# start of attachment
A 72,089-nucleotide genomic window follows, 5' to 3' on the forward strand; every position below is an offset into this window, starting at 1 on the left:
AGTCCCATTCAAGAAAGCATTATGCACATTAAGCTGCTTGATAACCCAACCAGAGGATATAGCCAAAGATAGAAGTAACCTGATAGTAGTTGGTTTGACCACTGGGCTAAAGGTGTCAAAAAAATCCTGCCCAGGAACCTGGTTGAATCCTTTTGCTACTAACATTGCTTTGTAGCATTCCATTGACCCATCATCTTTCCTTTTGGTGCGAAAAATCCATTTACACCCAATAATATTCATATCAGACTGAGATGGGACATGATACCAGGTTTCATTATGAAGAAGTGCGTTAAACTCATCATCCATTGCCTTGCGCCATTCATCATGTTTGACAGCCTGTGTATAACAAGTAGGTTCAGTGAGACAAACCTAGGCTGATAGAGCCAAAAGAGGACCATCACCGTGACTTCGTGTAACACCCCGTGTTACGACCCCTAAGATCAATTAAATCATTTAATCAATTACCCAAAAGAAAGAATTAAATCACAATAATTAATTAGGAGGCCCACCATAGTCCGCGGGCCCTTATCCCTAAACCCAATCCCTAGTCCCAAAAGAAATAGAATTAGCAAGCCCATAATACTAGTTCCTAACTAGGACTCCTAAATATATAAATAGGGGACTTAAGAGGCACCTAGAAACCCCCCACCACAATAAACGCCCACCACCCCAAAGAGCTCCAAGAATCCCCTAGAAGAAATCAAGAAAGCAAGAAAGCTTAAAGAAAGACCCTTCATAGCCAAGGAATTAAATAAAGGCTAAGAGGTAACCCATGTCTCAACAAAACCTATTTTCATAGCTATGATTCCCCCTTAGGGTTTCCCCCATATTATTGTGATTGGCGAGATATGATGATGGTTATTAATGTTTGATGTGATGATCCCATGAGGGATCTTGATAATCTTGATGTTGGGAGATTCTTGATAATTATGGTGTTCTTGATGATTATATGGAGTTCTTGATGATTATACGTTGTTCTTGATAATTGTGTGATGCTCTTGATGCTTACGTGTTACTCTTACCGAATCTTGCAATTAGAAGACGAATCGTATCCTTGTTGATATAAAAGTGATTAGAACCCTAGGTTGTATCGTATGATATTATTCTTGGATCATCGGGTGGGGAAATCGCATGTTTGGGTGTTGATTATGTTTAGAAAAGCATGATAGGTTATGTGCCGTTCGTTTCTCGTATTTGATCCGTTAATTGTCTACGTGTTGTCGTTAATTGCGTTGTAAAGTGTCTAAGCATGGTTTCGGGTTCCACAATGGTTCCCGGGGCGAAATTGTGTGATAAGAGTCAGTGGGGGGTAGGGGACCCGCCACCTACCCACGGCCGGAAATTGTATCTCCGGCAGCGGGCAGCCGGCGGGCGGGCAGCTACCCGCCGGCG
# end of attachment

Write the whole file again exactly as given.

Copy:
A 72,089-nucleotide genomic window follows, 5' to 3' on the forward strand; every position below is an offset into this window, starting at 1 on the left:
AGTCCCATTCAAGAAAGCATTATGCACATTAAGCTGCTTGATAACCCAACCAGAGGATATAGCCAAAGATAGAAGTAACCTGATAGTAGTTGGTTTGACCACTGGGCTAAAGGTGTCAAAAAAATCCTGCCCAGGAACCTGGTTGAATCCTTTTGCTACTAACATTGCTTTGTAGCATTCCATTGACCCATCATCTTTCCTTTTGGTGCGAAAAATCCATTTACACCCAATAATATTCATATCAGACTGAGATGGGACATGATACCAGGTTTCATTATGAAGAAGTGCGTTAAACTCATCATCCATTGCCTTGCGCCATTCATCATGTTTGACAGCCTGTGTATAACAAGTAGGTTCAGTGAGACAAACCTAGGCTGATAGAGCCAAAAGAGGACCATCACCGTGACTTCGTGTAACACCCCGTGTTACGACCCCTAAGATCAATTAAATCATTTAATCAATTACCCAAAAGAAAGAATTAAATCACAATAATTAATTAGGAGGCCCACCATAGTCCGCGGGCCCTTATCCCTAAACCCAATCCCTAGTCCCAAAAGAAATAGAATTAGCAAGCCCATAATACTAGTTCCTAACTAGGACTCCTAAATATATAAATAGGGGACTTAAGAGGCACCTAGAAACCCCCCACCACAATAAACGCCCACCACCCCAAAGAGCTCCAAGAATCCCCTAGAAGAAATCAAGAAAGCAAGAAAGCTTAAAGAAAGACCCTTCATAGCCAAGGAATTAAATAAAGGCTAAGAGGTAACCCATGTCTCAACAAAACCTATTTTCATAGCTATGATTCCCCCTTAGGGTTTCCCCCATATTATTGTGATTGGCGAGATATGATGATGGTTATTAATGTTTGATGTGATGATCCCATGAGGGATCTTGATAATCTTGATGTTGGGAGATTCTTGATAATTATGGTGTTCTTGATGATTATATGGAGTTCTTGATGATTATACGTTGTTCTTGATAATTGTGTGATGCTCTTGATGCTTACGTGTTACTCTTACCGAATCTTGCAATTAGAAGACGAATCGTATCCTTGTTGATATAAAAGTGATTAGAACCCTAGGTTGTATCGTATGATATTATTCTTGGATCATCGGGTGGGGAAATCGCATGTTTGGGTGTTGATTATGTTTAGAAAAGCATGATAGGTTATGTGCCGTTCGTTTCTCGTATTTGATCCGTTAATTGTCTACGTGTTGTCGTTAATTGCGTTGTAAAGTGTCTAAGCATGGTTTCGGGTTCCACAATGGTTCCCGGGGCGAAATTGTGTGATAAGAGTCAGTGGGGGGTAGGGGACCCGCCACCTACCCACGGCCGGAAATTGTATCTCCGGCAGCGGGCAGCCGGCGGGCGGGCAGCTACCCGCCGGCG